Something less than a rant, Jim Harrison's "The Great Leader" reads like the ruminations of a randy old geezer who hasn't lost his sexual itch and is struggling to come to terms with his fading prowess while lamenting lost love.
Fact is, though, unless you've already finished Harrison's previous two novels "The Farmers Daughter" (2009) and "The English Major" (2008), you've probably never experienced rumination that's this erudite and passionate on so many subjects and as satisfying as a good day fishing the riffles on a favorite trout stream.
Harrison is preoccupied with many of the same issues as essayist Edward Hoagland whose meditations in "Sex and the River Styx" cover much of the same ground - nature, sex and mortality. But Hoagland tends to lament while Harrison is most often exuberant and inclined to look for the hilarity often entwined with the absurdities of life.
Harrison's latest is another of his good reads, especially if you're a male who like his main character Simon Sunderson, suffers from advanced middle age (he's 65), has a gourmand's appetite and is still wrestling with a tickly libido. If that's you, "The Great Leader" is pitch-perfect in its rendering of your often perplexed state of mind and your woeful physical disintegration.
The further he slips into geezerhood, the randier Harrison seems to get. The book plants itself on the other end of the spectrum from prissy. If you thought "The English Major" indelicate in any way, I'd suggest passing on "The Great Leader." Sex inherently lends itself to comedy but at some point what's bawdy becomes raunchy. Harrison isn't there yet, but with each new novel he seems to be getting closer.
A thread of narrative weaves through the "Great Leader. The story remains mostly in the background as Sunderson, unhappily divorced from his beloved former wife Diane and recently retired as a law enforcement officer in Michigan's Upper Peninsula, tracks down a cult leader and sex offender named Dwight, The Great Leader, who now calls himself King David.
The pursuit takes Sunderson to the outback of Arizona and into the wide-open spaces of Nebraska. Although he's now retired, Sunderson wants to close out this case as his last act after serving forty years as "janitor trying to clean up the culture's dirt." Sunderson wants to move on and spend his time "investigating the nature of nature."
The story is really about the natural world and Sunderson's respect for the Northwoods and its indigenous people and their culture. His best friend Marion, a mixed-blood Anishinabe (Chippewa), is the voice of wisdom and of Native American lore and legend that saturates this very reverent book.
Mona, who is sixteen years old and sexually precocious, lives next door and enjoys trying to entice Sunderson. I suppose she represents today's mores, our dependence on technology and living in the moment. The large cast of oddball characters also includes cult members Queenie and Carla and Sunderson's 87-year-old mother who has never lost the ability to intimidate.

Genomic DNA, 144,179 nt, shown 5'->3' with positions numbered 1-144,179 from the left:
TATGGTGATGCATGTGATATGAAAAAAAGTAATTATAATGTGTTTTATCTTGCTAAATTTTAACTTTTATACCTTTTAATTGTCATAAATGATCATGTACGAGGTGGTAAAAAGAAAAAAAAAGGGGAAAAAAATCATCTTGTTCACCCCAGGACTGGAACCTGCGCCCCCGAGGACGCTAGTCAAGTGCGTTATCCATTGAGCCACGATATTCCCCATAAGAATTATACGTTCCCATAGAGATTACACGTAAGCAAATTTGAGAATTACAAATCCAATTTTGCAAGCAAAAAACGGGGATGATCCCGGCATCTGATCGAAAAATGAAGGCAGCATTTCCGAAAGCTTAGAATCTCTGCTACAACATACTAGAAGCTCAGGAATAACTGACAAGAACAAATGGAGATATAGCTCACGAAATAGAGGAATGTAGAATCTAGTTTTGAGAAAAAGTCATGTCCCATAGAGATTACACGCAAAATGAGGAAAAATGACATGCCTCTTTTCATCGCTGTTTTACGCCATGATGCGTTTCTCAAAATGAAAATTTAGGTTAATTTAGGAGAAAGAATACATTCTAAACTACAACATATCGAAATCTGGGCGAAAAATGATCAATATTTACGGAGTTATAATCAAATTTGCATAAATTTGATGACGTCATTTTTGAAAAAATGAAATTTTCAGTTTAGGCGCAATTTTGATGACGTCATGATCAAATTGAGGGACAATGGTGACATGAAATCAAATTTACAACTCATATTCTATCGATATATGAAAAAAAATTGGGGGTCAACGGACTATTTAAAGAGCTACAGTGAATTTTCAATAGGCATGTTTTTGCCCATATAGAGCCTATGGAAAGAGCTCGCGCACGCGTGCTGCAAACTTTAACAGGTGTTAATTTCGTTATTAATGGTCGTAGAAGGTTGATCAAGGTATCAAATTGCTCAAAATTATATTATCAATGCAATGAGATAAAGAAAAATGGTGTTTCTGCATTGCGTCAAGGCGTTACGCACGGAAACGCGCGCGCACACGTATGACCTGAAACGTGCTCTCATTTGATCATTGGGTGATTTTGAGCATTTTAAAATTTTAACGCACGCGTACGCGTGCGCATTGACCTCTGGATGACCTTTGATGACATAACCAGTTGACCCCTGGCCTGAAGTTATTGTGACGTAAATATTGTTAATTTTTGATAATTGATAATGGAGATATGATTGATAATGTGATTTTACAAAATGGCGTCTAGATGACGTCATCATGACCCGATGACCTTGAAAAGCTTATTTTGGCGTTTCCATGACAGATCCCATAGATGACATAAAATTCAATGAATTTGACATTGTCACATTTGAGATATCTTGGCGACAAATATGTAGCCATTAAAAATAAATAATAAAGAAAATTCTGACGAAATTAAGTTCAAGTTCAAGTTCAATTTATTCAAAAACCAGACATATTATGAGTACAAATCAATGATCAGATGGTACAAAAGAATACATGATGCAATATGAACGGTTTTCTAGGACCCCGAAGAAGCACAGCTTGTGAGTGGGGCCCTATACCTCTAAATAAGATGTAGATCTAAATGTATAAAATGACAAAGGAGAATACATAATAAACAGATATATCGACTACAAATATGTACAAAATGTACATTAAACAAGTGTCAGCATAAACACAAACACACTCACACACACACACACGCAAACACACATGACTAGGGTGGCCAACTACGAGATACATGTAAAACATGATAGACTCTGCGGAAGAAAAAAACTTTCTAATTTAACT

Even more so than Hemingway, Harrison gives definition to the word macho, which in Sunderson's world is described as "male braggadocio." Harrison's novels are stuffed with tales of "manly pursuits" hunting, fishing and womanizing. Yes, there's a lot of sex, which for Harrison is "the biological imperative." He refers often to and has many names for the male sexual organ and it's described in a variety of states at rest and at play. And as often as he mulling over sex, the act and its meaning, he is talking about food.
Good eating and good sex for Harrison are like two peas in the same little pod. Dining on menudo, a Mexican dish made from tripe, is for Sunderson a vaguely sexual experience, "the labial texture made him horny."
Harrison also likes to quantify things: his fifth worst hangover, his best ever sandwich was, "a real pile of brisket on rye slathered with the hottest horseradish possible so that tears of pain and pleasure came freely" and seven, the number of double whiskeys he prefers to drink in one sitting.
Harrison has written more than thirty books in his long and esteemed career. I'll go on reading everything of his published. Two of his best are the memoir "Off to the Side" (2003), which chronicles an interesting life well lived and his 2002 collection of food writing "The Raw and the Cooked", a celebration of food and Harrison's gusto for good eating.
Obviously, I'm admirer of the writer and Harrison, the person, who admires "even the crudest manifestations of nature." I feel some sort of kinship. I'm Harrison's age. I head to Lake Superior to clear the mind. I share most all of his appetites. Like Harrison, I wait for April when trout season opens. (I'm one up on the writer because as far as I know he's never had the thrill of fishing the streams of the Driftless Area of Southwest Wisconsin.)
I mention all this because it's a clear indicator I'm a biased Harrison reader. With that disclosure - and I believe I've set aside my bias and am being objective here - "The Great Leader" is as moving, memorable and lusty as anything on the Harrison bookshelf.
[4.5 of 5 stars]